"Already, Eric Cantor has reaffirmed his no-new-revenue pledge, while Nancy Pelosi has promised that entitlement reform will be avoided by her yet-to-be-announced appointees," writes the Daily Beast's John Avlon. "The net result is a Joint Committee that seems likely to be stuffed with the ideologically stubborn, receptive to special interest arguments, and therefore unlikely to achieve bipartisan agreement."
He continues: "It is a recipe for failure at the very time we need just such a Joint Committee to succeed."
The Washington Post's Stephen Stromberg, also an opinion writer, argues that while the Democratic picks were "less than inspiring," the GOP committee appointments were altogether "unlikely to seek authentic compromise."
The Republican leaders, he contends, "sprinkled the super-committee with ideologues who are unlikely to seek authentic compromise with Democrats."
Stromberg points particularly to the selection of Sen. Pat Toomey, R-Pa., who voted against the recent debt limit deal and has argued in the past that allowing the nation to default would be less than economically devastating. Moreover, he used to lead the ardently anti-tax "Club for Growth."
"This selection isn't as bad as it could have been," Stromberg writes, but "between the Democratic and Republican picks, the sins of omission are glaring."
Meanwhile, Salon's Steve Kornacki points out that Democratic optimism over the possibility that Republican selection Rep. Fred Upton, R-Mich., could defect from his party in favor of a "balanced" approach, is likely misplaced.
"Upton's story actually illustrates perfectly why hard-line conservatives have nothing to fear -- and why meaningful compromise with congressional Republicans is essentially impossible in the current climate," he writes.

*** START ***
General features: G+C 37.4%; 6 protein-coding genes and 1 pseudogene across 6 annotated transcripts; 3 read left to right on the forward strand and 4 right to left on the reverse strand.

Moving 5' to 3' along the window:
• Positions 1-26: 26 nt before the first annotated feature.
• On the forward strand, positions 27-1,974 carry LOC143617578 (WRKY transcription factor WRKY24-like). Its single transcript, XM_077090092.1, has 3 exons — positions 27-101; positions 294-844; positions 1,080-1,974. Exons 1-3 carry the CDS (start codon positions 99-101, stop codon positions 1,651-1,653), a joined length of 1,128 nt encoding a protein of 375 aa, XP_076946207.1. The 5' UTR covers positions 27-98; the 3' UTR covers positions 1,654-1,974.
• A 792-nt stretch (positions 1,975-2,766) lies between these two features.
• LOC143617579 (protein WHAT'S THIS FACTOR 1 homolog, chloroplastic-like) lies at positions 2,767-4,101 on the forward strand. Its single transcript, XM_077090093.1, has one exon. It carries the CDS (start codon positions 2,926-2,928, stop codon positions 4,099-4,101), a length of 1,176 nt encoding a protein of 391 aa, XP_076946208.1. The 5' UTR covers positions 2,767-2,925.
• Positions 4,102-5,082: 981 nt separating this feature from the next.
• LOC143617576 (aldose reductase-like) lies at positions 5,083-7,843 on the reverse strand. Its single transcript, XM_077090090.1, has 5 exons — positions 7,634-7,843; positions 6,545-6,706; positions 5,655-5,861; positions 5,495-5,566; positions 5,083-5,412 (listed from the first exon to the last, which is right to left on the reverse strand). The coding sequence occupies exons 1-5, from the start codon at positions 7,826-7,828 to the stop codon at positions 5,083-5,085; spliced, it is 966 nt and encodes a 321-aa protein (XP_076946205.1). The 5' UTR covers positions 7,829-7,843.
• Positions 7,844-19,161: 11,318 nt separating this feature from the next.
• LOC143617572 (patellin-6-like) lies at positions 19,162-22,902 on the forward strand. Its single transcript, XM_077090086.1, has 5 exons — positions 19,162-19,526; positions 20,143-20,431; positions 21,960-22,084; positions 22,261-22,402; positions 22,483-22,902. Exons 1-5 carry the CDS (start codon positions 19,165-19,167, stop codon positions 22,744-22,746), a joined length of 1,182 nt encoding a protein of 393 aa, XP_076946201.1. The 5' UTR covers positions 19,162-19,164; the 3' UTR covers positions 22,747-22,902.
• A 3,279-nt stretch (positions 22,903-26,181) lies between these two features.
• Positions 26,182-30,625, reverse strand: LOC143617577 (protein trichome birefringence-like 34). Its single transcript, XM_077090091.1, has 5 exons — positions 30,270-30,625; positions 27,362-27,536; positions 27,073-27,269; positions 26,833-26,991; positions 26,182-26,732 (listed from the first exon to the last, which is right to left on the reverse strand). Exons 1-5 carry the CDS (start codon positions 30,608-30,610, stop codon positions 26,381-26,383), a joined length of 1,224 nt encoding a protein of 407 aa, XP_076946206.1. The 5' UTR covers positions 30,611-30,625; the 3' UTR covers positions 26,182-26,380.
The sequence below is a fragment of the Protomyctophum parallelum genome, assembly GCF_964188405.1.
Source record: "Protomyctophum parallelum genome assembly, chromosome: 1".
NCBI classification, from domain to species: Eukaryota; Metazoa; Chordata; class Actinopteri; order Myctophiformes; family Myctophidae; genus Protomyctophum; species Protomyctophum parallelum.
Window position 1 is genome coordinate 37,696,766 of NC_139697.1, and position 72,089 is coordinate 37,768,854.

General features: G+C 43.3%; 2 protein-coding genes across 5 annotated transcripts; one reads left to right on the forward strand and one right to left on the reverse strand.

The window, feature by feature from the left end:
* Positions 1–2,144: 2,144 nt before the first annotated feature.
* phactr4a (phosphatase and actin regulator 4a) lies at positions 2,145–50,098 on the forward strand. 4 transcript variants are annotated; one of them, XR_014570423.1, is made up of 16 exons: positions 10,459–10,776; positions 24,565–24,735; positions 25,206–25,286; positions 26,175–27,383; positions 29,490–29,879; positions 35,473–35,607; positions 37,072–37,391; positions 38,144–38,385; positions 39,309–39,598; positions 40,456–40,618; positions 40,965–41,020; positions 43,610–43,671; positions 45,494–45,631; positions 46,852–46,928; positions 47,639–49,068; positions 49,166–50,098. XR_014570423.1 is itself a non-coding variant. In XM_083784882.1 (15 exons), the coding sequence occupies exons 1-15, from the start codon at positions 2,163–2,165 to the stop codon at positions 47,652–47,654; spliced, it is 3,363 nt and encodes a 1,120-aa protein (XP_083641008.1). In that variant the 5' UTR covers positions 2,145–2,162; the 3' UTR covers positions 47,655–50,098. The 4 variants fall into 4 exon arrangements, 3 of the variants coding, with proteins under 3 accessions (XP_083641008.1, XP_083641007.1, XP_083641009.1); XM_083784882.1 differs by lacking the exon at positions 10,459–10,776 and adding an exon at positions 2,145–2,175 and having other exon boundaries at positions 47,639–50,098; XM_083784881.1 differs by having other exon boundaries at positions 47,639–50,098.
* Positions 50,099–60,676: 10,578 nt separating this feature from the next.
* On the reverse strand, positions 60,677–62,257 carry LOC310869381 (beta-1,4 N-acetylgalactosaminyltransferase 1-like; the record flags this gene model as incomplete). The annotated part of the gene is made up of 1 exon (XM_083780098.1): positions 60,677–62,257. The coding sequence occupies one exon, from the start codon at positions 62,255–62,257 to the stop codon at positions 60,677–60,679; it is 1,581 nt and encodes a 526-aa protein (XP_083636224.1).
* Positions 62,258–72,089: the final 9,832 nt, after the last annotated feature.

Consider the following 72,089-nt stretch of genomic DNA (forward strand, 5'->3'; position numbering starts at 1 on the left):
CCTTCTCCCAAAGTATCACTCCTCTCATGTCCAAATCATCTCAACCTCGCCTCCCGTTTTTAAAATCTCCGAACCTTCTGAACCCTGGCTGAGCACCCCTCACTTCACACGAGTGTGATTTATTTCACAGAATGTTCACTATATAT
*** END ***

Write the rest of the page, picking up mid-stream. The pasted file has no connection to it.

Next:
In fact, Kornacki argues that Upton's past willingness to break ranks with Republicans makes him an even more "brilliant" pick.
"The Fred Upton that John Boehner just appointed to the deficit reduction super committee probably isn't the 'individual thinker' who defined himself as a middle-of-the-road pragmatist for his first two decades in Congress," he says. "More likely, it's the Fred Upton who watched as that reputation nearly cost him his House seat and a powerful committee gavel last year -- and who doesn't want to go through anything like that again."
Kornacki continues: "In a way, picking Upton was a brilliant move by Boehner. It looks like he appointed an independent voice, but there's little chance Upton will act like one."
Despite all indications that, come Thanksgiving, Congress will be engaged in yet another partisan ideological struggle over tax increases and entitlement reform, some hold out hope that President Obama's "grand bargain" - which failed to gain sufficient traction in Congress in the first round of negotiations - could still make a comeback.
Thomas Friedman, in a New York Times op-ed, imagines a world where such a bargain is possible.
"This is a scary economic moment," Friedman writes. "The response we need is not easy, but it is totally obvious. We need a Grand Bargain between America's two parties -- and we need it right now."